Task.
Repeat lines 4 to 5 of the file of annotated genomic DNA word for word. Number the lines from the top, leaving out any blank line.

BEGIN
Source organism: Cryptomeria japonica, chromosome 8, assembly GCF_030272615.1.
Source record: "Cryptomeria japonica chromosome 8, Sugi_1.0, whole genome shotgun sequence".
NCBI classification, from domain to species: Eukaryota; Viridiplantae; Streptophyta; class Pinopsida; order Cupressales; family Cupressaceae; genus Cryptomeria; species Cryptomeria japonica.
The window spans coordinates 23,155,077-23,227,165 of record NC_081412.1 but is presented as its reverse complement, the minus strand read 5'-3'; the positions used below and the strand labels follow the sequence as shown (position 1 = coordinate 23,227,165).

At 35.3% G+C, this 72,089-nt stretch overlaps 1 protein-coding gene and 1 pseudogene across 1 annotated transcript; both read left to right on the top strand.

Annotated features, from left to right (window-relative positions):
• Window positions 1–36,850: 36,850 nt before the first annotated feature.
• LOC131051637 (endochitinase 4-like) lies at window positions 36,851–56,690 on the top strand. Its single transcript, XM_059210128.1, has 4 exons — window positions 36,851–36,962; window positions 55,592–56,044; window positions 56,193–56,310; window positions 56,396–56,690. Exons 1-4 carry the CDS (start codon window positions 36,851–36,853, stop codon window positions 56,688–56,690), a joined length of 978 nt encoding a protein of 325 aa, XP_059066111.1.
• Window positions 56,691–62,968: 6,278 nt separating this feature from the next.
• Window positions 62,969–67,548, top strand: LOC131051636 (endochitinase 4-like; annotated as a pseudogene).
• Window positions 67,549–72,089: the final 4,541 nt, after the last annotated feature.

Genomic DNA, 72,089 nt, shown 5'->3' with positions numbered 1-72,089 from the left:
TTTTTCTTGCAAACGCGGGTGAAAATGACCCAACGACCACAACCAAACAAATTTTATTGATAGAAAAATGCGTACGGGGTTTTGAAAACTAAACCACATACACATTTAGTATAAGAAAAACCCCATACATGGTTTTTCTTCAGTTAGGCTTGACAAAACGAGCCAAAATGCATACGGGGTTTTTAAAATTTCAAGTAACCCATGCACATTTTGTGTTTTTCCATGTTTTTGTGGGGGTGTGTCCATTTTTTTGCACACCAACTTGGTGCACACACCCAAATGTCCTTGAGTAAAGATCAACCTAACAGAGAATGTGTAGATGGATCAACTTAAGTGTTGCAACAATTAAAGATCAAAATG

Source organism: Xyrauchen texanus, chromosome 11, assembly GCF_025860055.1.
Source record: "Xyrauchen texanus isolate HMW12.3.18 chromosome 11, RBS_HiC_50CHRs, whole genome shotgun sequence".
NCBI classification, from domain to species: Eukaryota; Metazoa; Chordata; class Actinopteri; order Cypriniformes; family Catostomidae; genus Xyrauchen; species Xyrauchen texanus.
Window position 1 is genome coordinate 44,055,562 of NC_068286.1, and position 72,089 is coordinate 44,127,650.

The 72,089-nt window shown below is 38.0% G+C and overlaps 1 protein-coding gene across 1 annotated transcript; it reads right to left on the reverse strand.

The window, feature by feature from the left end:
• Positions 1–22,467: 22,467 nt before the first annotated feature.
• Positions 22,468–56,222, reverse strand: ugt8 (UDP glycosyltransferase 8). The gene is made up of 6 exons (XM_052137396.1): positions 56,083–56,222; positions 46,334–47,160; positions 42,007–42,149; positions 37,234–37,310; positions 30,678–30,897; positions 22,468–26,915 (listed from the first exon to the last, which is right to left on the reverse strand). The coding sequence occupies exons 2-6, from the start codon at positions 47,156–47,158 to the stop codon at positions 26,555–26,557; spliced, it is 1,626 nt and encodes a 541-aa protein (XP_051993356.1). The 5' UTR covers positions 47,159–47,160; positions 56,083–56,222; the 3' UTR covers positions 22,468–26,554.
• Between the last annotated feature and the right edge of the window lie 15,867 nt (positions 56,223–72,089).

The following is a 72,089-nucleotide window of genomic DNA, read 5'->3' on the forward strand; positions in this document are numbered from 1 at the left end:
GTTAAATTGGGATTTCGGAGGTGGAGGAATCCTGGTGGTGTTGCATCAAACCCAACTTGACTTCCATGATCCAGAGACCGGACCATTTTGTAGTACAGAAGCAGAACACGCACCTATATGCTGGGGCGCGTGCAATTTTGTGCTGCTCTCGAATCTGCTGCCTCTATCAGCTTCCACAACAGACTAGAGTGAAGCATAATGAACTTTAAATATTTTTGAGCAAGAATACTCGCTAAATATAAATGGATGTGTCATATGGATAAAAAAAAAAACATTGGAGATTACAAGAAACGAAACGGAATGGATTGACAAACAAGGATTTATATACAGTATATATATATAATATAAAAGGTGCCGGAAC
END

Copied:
The window spans coordinates 23,155,077-23,227,165 of record NC_081412.1 but is presented as its reverse complement, the minus strand read 5'-3'; the positions used below and the strand labels follow the sequence as shown (position 1 = coordinate 23,227,165).

At 35.3% G+C, this 72,089-nt stretch overlaps 1 protein-coding gene and 1 pseudogene across 1 annotated transcript; both read left to right on the top strand.